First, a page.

call EventData (stem)
where stem is the NAME of a stem variable. If you want to receive the EventData information into a stem named "myvar", you must specify
call EventData ("myvar")
Yes - including the quotes!
Now, if you don't know stems you might wonder what that's about. Let me put it this way: A stem is a sort of one-dimensional array (a list) of variables that all have the same "root" name while being identified through an index number. The notation used to deal with stems is quite easy. First, there's the "root" name (the stem name), then a dot, then either the actual index of an entry or a variable that holds the index' value. If you want to create a stem named "myvar" that is made up of three entries, you would simply do:
myvar.1 = "first" myvar.2 = "second" myvar.3 = "third"
Then, you would put the upper bound of that array (the number of entries) into the entry 0:
myvar.0 = 3
This last statement is not mandatory if you set up stems manually, as you know how many entries are contained in your stem, but it's a common method in rexx - even the system functions that are e.g. used to search files will use entry 0 to specify the amount of entries a stem is made up of. This way, the programmer can use entry 0 to determine how many entries are actually returned into the stem. This is absolutely required for looping through the entries for example. Anyway - this should be enough to get you a first picture on stems and we'll concentrate back on the EventData function (we'll get back to stems in a later part of the series).
Okay, let's check the EventData syntax again... this is what is stated about it in Drdialog's help:
EventData( [stem] )
Returns the list of data items associated with the
current event in the stem variable specified by stem. If
stem is omitted, it defaults to EVENTDATA.
The number of data items returned is specified by
stem.0. Stem.1 through stem.n contain the individual
data items associated with the current event. For a
description of the data returned by a specific event for
a particular control type, refer to the Controls section.
First, note that actually no stem variable needs to be specified. In this case, the system uses a built-in default to provide a stem variable named "EVENTDATA".
Second, as I mentioned above, stem entry 0 is used to specify the actual amount of entries in the stem.
Now there's something else we should make clear before finally taking a look at the events.
While the items (entries) of a list or combobox are referred to by a simple index scheme like 1 = first entry, 2 = second entry and so on, the items in a container use a different system. Each item has a unique "id" that is created by the system when the item is added to the container. These identifiers need neither to be in sequence, nor ordered. Don't try to use them for calculating something. They are actually only meant to identify items within a container and have no significance "outside" the container. In addition, when the same program is run a second time, the same items will show different ids, which makes them completely unusable for e.g. database record identification or any other "static" references... We'll get back on how to deal with that later - this paragraph was meant to get you to know the item ids, so that you're prepared for the events discussion. Note that the examples below are based upon the assumption that no stem variable was specified and thus the "built-in" variable EventData is used instead.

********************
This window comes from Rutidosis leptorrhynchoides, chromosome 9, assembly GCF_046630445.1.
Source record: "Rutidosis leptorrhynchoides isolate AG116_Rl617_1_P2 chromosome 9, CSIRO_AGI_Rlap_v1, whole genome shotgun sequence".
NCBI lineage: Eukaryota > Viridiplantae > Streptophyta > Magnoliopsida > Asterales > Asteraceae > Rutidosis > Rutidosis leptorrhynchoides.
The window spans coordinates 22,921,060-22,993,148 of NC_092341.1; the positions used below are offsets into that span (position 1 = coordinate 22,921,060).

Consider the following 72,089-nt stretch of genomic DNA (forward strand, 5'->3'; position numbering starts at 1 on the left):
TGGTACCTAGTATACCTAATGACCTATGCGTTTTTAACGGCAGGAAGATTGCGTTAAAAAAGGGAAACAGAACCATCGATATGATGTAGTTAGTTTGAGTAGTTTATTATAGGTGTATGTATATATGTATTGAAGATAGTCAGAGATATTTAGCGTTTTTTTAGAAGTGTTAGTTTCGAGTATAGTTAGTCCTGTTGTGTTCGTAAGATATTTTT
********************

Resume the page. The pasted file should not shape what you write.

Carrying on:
|for the container control event...||CALL EVENTDATA will give you...|
The user has changed the value of a container item field
The user has either pressed the ENTER key or double-clicked in the container
The "emphasis" of a container item (select, mark, cursor) has changed
The user has requested a context-sensitive menu for the container (by clicking mouse button 2)
Of course there's some more events supported by the container control, but those are more "simple" and don't require you to retrieve additional information:
|Init||The container control is initializing (during the dialog open event)|
|Scroll||The container control has scrolled|
|GetFocus||The container control has been given the focus (= has become te "active" control within the dialog)|
|LoseFocus||The container control has lost focus (= another control in the dialog has become "active")|
|Drop|| An object was dropped on the container control|
This requires you to use the EVENTDATA call in conjunction with the DROP event to retrieve more details about what's going on - we'll deal with the drop events in a later part of the series...
A final example on how to use The eventdata stuff: If you want to react on a changed event, you need to
- select the CHANGED event handler of the container control and
- code the following:
say "ID of item is" EVENTDATA.1
say "change occurred for" EVENTDATA.2
- or, if you prefer to use a stem variable on your own, code
say "ID of item is" myvar.1
say "change occurred for" mydata.2
Don't worry, we'll get back on "what's next" later...
Okay, great. Now that we know the events for a container... how the heck do we actually put items into it? ;)
Here's for the methods (or "functions" if you prefer) - note that there's some more methods that are applicable to other controls as well like visible and so on. Because of the fact that we already discussed them in the previous part of the series, we'll focus on those who are somehow "special" when dealing with containers:
The VIEW function
Let's start with the VIEW function. It is used to set up the "look" of your container (remember the screenshots above? That's what it's used for). To set up a container named "mycontainer" as a single-column list of names (labels), you go with
call mycontainer.view "Text"
Note that you optionally only need to specify the first letter of the view type - thus, if you code down
call mycontainer.view "T"
will do the same as the statement above. Setting up a view type ideally is done during the INIT event of the container. In addition, when using the containers INIT event handler to set up the view, you don't need to specify the controls name, because the current "context" of the program is stuck to the container (because of the event handler), so you can narrow down the whole stuff to